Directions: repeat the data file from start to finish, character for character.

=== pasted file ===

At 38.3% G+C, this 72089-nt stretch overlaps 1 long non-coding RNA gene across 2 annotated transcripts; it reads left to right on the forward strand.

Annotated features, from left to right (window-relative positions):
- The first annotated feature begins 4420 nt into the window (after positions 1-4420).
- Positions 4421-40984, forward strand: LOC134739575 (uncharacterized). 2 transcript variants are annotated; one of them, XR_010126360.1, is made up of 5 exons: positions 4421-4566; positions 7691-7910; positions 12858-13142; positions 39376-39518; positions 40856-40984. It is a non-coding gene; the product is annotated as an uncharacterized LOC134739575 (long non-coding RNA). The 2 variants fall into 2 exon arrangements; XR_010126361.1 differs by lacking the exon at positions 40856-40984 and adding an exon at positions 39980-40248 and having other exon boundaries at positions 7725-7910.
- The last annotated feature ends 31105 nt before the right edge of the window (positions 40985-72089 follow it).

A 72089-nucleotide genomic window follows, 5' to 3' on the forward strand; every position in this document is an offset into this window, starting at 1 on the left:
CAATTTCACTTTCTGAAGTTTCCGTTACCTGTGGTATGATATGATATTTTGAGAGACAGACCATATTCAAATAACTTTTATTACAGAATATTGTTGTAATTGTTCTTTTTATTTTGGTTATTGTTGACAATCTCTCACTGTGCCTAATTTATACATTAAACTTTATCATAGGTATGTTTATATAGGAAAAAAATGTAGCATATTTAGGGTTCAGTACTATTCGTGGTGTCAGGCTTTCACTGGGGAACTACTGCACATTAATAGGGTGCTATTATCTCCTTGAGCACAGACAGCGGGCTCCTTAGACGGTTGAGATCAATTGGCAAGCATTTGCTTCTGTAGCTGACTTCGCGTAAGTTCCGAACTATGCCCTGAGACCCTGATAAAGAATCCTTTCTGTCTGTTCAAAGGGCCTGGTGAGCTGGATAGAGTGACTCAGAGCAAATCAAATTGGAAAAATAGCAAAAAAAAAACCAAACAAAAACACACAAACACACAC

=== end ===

At 38.3% G+C, this 72089-nt stretch overlaps 1 long non-coding RNA gene across 2 annotated transcripts; it reads left to right on the forward strand.

Annotated features, from left to right (window-relative positions):
- The first annotated feature begins 4420 nt into the window (after positions 1-4420).
- Positions 4421-40984, forward strand: LOC134739575 (uncharacterized). 2 transcript variants are annotated; one of them, XR_010126360.1, is made up of 5 exons: positions 4421-4566; positions 7691-7910; positions 12858-13142; positions 39376-39518; positions 40856-40984. It is a non-coding gene; the product is annotated as an uncharacterized LOC134739575 (long non-coding RNA). The 2 variants fall into 2 exon arrangements; XR_010126361.1 differs by lacking the exon at positions 40856-40984 and adding an exon at positions 39980-40248 and having other exon boundaries at positions 7725-7910.
- The last annotated feature ends 31105 nt before the right edge of the window (positions 40985-72089 follow it).

A 72089-nucleotide genomic window follows, 5' to 3' on the forward strand; every position in this document is an offset into this window, starting at 1 on the left:
CAATTTCACTTTCTGAAGTTTCCGTTACCTGTGGTATGATATGATATTTTGAGAGACAGACCATATTCAAATAACTTTTATTACAGAATATTGTTGTAATTGTTCTTTTTATTTTGGTTATTGTTGACAATCTCTCACTGTGCCTAATTTATACATTAAACTTTATCATAGGTATGTTTATATAGGAAAAAAATGTAGCATATTTAGGGTTCAGTACTATTCGTGGTGTCAGGCTTTCACTGGGGAACTACTGCACATTAATAGGGTGCTATTATCTCCTTGAGCACAGACAGCGGGCTCCTTAGACGGTTGAGATCAATTGGCAAGCATTTGCTTCTGTAGCTGACTTCGCGTAAGTTCCGAACTATGCCCTGAGACCCTGATAAAGAATCCTTTCTGTCTGTTCAAAGGGCCTGGTGAGCTGGATAGAGTGACTCAGAGCAAATCAAATTGGAAAAATAGCAAAAAAAAAACCAAACAAAAACACACAAACACACAC